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Chromosome 7

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Chromosome 7

Chromosome 7 is one of the 23 pairs of chromosomes in humans. People normally have two copies of this chromosome. Chromosome 7 spans more than 158 million base pairs (the building material of DNA) and represents between 5 and 5.5 percent of the total DNA in cells.

Identifying genes on each chromosome is an active area of genetic research. Because researchers use different approaches to predict the number of genes on each chromosome, the estimated number of genes varies. Chromosome 7 is likely to contain between 1,000 and 1,400 genes. It also contains the Homeobox A gene cluster.

Diseases and disorders

The following diseases are some of those related to genes on chromosome 7:

Chromosomal disorders

The following conditions are caused by changes in the structure or number of copies of chromosome 7:

  • Williams syndrome is caused by the deletion of genetic material from a portion of the long (q) arm of chromosome 7. The deleted region, which is located at position 11.23 (written as 7q11.23), is designated as the Williams syndrome critical region. This region includes more than 20 genes, and researchers believe that the characteristic features of Williams syndrome are probably related to the loss of multiple genes in this region.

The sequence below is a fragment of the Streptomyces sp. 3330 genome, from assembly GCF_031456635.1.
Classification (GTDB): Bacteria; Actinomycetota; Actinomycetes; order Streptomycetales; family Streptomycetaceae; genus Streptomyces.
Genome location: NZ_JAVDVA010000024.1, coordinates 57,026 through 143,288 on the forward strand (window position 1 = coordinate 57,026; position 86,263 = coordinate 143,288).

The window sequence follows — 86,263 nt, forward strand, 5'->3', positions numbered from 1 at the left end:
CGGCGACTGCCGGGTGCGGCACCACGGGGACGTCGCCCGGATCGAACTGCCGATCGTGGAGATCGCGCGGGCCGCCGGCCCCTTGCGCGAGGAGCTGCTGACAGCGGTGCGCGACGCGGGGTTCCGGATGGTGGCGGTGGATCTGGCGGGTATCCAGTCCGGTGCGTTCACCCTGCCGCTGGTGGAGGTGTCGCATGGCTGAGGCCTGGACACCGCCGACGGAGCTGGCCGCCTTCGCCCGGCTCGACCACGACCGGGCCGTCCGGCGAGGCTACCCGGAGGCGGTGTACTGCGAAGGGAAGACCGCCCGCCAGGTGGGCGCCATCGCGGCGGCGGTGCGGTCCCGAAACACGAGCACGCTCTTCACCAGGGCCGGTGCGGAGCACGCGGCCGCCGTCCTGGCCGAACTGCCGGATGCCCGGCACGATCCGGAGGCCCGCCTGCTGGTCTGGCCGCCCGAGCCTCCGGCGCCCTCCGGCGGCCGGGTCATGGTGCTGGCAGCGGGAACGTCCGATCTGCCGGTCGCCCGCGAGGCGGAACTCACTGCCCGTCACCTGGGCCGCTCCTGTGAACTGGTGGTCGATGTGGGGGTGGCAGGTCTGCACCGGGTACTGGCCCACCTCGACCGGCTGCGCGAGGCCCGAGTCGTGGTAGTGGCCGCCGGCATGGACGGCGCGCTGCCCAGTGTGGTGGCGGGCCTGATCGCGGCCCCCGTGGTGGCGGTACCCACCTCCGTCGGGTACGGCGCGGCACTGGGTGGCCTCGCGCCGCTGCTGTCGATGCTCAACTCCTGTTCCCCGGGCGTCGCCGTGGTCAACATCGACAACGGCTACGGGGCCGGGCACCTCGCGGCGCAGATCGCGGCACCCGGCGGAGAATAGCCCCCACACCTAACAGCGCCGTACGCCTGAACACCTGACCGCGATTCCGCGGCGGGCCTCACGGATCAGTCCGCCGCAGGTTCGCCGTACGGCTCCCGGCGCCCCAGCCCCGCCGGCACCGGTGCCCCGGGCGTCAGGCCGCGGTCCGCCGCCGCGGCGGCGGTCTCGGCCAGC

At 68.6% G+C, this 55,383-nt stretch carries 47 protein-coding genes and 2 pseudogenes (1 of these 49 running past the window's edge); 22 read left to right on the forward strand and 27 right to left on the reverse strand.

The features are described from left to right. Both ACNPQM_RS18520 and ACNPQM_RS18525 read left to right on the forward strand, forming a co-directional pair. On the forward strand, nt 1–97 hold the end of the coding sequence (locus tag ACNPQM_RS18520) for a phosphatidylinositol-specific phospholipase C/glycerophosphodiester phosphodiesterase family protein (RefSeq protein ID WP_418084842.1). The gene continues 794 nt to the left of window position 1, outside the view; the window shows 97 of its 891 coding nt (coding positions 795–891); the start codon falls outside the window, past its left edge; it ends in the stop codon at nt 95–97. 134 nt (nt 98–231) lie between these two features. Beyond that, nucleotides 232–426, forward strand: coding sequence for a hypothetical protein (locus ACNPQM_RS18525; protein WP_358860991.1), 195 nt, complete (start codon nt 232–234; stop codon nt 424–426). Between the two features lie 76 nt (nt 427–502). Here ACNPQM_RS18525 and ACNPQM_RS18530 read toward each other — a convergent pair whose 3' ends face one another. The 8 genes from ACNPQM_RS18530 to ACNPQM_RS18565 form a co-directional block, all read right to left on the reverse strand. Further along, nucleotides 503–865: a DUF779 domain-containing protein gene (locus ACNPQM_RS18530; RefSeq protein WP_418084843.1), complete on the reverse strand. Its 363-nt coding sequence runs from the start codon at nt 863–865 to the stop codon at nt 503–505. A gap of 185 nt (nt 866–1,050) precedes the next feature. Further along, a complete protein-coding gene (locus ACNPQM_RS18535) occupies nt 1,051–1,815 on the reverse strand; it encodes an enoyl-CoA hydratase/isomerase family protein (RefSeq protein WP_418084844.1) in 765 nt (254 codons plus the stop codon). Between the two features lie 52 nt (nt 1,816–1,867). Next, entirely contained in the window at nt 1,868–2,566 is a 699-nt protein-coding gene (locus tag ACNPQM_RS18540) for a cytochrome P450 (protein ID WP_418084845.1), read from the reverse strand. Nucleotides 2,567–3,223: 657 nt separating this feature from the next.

While a few of the specific genes related to Williams syndrome have been identified, the relationship between most of the genes in the deleted region and the signs and symptoms of Williams syndrome is unknown.

  • Other changes in the number or structure of chromosome 7 can cause delayed growth and development, mental disorder, characteristic facial features, skeletal abnormalities, delayed speech, and other medical problems. These changes include an extra copy of part of chromosome 7 in each cell (partial trisomy 7) or a missing segment of the chromosome in each cell (partial monosomy 7). In some cases, several DNA building blocks (nucleotides) are deleted or duplicated in part of chromosome 7. A circular structure called ring chromosome 7 is also possible. A ring chromosome occurs when both ends of a broken chromosome are reunited.

References

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